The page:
I'm looking for a quick reference on how to do some residual analysis for logistic regression in R. Oddly enough, this has not been easy to find.

The data set I am working with is the Add.dat which can be found here: https://www.uvm.edu/~dhowell/fundamentals9/DataFiles/

Once imported I had to convert the binary variables to factors:

cols <- c(3, 4, 9, 10)
Add[,cols] <- lapply(Add[, cols], factor)

The model I'm using is very simple:

glm(formula = Repeat ~ ADDSC, family = binomial, data = Add)

I have several questions that should be relatively straight forward for the experienced:

  1. How do I find the leverage of the predictor variable?
  2. How do I find Cook's distance (namely, the cooks.distance function does seem to work for glm according to the help file, but I would just like validation of that)?
  3. How do I find the dfBeta values for the slope?
  4. Similarly, is there a way to get the delta chi-square/delta deviance for the observations?

Also, what is a good way of graphing the pearson residuals?

In short, I am basically looking to replicate the output of adding the influence command in SAS for logistic regression.

  • $\begingroup$ You can take ideas from: stats.stackexchange.com/questions/398817/…, stats.stackexchange.com/questions/406860/…, stats.stackexchange.com/questions/436481/… look into the R DHARMa package. $\endgroup$ Nov 27, 2019 at 13:39
  • 1
    $\begingroup$ Thanks for this resource. I'm working through it now. It's very cool and surprisingly intuitive. I am going to use this, but, that said, this doesn't (so far as I can tell) answer my questions. The reason I need direct answers is because I'm specifically trying to replicate what SAS is doing in helping a professor of mine, and I obviously don't want to get it wrong. I will, however, also work through dharma and show it to her as well. $\endgroup$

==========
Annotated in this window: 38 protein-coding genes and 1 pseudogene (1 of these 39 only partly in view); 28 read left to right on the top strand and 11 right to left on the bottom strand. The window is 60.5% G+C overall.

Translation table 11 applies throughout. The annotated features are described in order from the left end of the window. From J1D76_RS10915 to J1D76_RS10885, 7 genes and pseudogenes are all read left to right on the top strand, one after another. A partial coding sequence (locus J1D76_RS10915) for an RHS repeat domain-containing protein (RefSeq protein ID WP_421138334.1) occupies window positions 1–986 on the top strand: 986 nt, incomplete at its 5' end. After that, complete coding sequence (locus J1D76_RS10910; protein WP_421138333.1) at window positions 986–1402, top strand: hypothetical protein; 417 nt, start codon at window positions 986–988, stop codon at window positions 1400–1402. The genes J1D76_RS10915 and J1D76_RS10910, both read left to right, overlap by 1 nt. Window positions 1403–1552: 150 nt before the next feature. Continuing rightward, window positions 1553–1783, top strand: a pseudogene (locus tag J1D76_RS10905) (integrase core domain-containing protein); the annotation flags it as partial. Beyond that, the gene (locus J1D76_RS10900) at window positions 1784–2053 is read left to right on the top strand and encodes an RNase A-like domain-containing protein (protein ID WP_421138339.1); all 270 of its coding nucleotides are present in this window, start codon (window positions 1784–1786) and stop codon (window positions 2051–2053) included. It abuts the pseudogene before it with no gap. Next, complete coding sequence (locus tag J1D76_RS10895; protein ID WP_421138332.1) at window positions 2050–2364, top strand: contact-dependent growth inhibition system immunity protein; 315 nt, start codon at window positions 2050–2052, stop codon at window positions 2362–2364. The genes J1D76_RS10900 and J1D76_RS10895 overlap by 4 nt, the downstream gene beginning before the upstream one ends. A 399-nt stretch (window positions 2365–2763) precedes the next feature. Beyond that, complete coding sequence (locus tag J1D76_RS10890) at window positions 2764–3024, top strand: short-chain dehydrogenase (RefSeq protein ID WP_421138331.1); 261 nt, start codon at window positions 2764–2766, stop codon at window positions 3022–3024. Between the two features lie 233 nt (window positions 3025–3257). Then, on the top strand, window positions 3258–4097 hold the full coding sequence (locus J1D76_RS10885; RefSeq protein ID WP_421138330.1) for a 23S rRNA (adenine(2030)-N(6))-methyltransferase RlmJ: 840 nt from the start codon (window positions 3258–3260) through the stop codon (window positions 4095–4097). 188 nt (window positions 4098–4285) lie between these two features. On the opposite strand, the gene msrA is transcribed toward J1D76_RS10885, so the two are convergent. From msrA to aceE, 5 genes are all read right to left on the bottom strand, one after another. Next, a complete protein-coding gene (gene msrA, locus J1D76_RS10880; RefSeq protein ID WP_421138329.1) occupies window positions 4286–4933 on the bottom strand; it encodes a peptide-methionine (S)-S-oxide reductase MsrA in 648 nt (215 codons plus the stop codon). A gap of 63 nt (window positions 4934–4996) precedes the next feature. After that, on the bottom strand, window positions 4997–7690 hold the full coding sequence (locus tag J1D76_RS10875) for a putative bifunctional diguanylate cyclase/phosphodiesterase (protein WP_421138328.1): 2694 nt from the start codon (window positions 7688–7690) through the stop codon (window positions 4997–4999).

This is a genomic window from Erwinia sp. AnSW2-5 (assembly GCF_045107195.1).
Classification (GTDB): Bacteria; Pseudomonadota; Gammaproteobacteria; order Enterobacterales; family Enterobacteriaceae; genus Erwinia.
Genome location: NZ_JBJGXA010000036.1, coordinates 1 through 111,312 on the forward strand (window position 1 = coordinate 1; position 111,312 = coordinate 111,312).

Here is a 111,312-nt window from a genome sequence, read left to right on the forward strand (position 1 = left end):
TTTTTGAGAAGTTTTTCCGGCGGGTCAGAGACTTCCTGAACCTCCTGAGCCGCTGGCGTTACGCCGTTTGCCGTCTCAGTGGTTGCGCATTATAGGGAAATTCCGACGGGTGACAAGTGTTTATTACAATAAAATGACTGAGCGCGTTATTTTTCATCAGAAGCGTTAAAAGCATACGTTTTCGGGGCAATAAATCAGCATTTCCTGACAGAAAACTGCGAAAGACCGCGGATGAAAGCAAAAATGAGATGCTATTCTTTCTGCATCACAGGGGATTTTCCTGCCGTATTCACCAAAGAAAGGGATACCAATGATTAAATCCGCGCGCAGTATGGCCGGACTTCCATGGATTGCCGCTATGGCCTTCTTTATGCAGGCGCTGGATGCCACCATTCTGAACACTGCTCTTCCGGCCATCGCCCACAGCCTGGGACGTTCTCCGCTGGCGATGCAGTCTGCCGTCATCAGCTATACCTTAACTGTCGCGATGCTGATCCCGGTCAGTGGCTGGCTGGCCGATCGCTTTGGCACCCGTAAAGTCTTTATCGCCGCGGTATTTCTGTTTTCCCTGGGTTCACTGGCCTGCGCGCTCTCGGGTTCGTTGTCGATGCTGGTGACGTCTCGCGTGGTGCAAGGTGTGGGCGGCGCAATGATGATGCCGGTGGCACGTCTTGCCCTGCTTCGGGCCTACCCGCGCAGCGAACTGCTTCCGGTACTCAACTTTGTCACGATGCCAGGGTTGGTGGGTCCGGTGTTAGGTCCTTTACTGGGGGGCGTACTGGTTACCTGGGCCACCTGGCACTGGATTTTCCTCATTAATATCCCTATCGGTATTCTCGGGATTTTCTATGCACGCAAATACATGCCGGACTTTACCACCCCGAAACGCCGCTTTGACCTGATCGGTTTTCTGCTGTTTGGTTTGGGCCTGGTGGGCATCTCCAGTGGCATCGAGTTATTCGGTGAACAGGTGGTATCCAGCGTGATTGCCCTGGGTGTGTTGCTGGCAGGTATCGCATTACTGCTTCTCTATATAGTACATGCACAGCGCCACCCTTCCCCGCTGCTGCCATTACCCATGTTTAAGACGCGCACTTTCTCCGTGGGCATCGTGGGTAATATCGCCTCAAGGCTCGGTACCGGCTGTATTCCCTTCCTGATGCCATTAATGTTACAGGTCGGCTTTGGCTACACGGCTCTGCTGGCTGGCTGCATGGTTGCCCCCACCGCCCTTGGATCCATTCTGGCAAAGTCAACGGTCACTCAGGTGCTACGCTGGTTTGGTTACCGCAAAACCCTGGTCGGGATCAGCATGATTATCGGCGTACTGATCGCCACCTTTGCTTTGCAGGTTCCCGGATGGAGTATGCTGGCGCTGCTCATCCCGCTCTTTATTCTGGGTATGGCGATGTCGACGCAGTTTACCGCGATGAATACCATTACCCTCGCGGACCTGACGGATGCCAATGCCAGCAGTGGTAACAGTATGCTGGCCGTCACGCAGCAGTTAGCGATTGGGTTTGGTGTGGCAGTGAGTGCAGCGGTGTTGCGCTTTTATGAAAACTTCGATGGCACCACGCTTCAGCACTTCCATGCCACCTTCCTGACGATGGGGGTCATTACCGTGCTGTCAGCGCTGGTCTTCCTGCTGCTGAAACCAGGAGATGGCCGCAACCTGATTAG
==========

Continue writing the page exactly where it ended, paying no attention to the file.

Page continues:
– Michael
    Nov 28, 2019 at 1:09
  • $\begingroup$ I don't know about sas, so some other must answer that. I added the sas tag so people interested in that can see it. $\endgroup$ Nov 28, 2019 at 1:19
  • $\begingroup$ I was debating that myself. Probably the best idea. Thank you. $\endgroup$
    – Michael
    Nov 28, 2019 at 3:53


Your Answer

By clicking “Post Your Answer”, you agree to our terms of service and acknowledge you have read our privacy policy.

Browse other questions tagged or ask your own question.